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AIRLINE

Airline Norwegian posts 15 billion kroner loss after nightmare 2020

Low cost airline Norwegian has registered a loss of 14.9 billion Norwegian kroner for 2020, a year in which the company saw a drastic reduction in passenger numbers and was on the brink of bankruptcy.

A file photo of a Norwegian Air Shuttle plane in Finland.
A file photo of a Norwegian Air Shuttle plane in Finland. Heikki Saukkomaa / Lehtikuva / AFP

Low cost airline Norwegian has registered a loss of 14.9 billion Norwegian kroner for 2020, a year in which the company saw a drastic reduction in passenger numbers and was on the brink of bankruptcy.

The company published its annual results on Friday, revealing the huge operating loss.

Norwegian’s 2019 result, a loss of around 1.7 billion kroner, had put the company in a difficult position even prior to the outbreak of the Covid-19 pandemic.

The coronavirus outbreak and its consequent travel restrictions reduced the company’s passenger numbers to 6.9 million in 2020. That is 29 million fewer than in 2019.

Not all of the loss is due to fewer passengers. Around half of the company’s devaluation is attributed to a depreciation of the value of its aircraft fleet, news wire Ritzau reports.

“2020 was an exceptionally demanding year for air travel and for Norwegian,” CEO Jacob Schram said in a statement on the annual results.

“In light of that, the result for the fourth quarter (of 2020) is not surprising. Unfortunately, the majority of our employees are furloughed and many have lost their jobs – in part because of the closure of long distance services,” he added.

The company was already in debt prior to the pandemic and is now under bankruptcy protection in Ireland and is undergoing similar process in Norway.

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AIRLINE

Airline Norwegian freezes reward programme amid crisis

Customers can no longer pay or earn cash points on flights with low-cost airline Norwegian.

Airline Norwegian freezes reward programme amid crisis
Photo: AFP

Customers will no longer be able to pay with or earn CashPoints, also known as Norwegian Reward, on flights with the airline or payments on your Norwegian credit card.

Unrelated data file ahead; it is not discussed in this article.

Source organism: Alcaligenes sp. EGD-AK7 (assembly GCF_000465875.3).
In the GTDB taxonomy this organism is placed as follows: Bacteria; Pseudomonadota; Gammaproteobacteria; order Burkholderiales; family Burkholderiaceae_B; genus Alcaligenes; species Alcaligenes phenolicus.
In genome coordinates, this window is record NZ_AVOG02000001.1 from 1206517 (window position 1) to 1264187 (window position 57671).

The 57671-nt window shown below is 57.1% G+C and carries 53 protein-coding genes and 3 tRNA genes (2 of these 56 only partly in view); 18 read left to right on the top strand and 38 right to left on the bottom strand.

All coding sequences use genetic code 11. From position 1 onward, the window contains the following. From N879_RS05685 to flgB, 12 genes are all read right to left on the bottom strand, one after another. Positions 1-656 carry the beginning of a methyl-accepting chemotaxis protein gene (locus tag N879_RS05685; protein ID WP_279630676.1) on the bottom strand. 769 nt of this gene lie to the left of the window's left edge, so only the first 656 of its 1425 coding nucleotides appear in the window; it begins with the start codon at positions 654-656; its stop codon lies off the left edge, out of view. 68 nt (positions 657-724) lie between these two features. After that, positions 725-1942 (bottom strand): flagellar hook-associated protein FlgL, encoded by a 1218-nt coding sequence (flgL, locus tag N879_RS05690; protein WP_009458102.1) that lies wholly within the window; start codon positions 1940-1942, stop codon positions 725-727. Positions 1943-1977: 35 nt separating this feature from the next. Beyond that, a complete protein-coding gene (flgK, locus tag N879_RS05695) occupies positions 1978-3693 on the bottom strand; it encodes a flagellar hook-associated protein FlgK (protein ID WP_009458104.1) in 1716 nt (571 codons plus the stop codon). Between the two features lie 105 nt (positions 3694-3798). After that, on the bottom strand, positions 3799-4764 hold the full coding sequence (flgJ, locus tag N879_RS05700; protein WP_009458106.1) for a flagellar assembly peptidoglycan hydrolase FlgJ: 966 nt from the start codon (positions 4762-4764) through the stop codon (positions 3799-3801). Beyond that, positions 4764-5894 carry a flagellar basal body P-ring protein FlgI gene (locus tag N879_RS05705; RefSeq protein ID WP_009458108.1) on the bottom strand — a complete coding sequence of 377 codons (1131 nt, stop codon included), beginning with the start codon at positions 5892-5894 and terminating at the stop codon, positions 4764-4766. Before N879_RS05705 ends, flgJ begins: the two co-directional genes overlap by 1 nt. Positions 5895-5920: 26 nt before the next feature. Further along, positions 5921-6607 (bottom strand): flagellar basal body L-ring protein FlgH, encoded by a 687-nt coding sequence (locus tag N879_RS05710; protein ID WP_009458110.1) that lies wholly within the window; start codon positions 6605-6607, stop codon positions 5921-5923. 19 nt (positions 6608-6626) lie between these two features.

Norwegian notified customers of the changes in an email on Monday, citing the restructuring process the company is currently in. The company is currently under bankruptcy protection.

READ ALSO: Norway’s government offers hope to ailing airline Norwegian

This means that Norwegian customers for the foreseeable future will be unable to utilise CashPoints earned through flights or payments on the Norwegian credit card. 

At the beginning of the pandemic, the airline offered to refund customers whose flights were cancelled in cash points instead of cash refunds. These now cannot be used for the foreseeable future.

Norwegian “reserves” the “right to limit the use of CashPoints as payment until the effects of the pandemic subside and Norwegian can return to normal operations”, Monday’s email states.

As such, the decision is likely to last a long time, given prognoses surrounding when air traffic will return to normal. Currently, most airlines are not expecting a return to normal operations until sometime between 2022 and 2024.

The Reward programme is an integral source of income for Norwegian, and an important part of their strategy to establish customer loyalty. The programme was established in 2009 and has had a unique selling-point with one CashPoint equal to one krone earned.

The Norwegian Reward programme had more than 10 million members worldwide in 2019, according to the company.

The popular Norwegian Bank credit card associated with the Rewards programme had around 531,000 members in Norway, media Nordlys reported in 2018.

Norwegian often sells its ‘points’ to other companies, who in turn offer bonus points and deals with other businesses, for instance electricity providers and similar.

It is currently unclear how the restructuring process will affect customers’ CashPoints value, though it is expected that their demands are treated equally to other unsecured creditors.

The CashPoints’ longevity, however, have been extended for a year for those expiring in December this year. The expiry dates have been frozen on points earned since last year, according to Norwegian.

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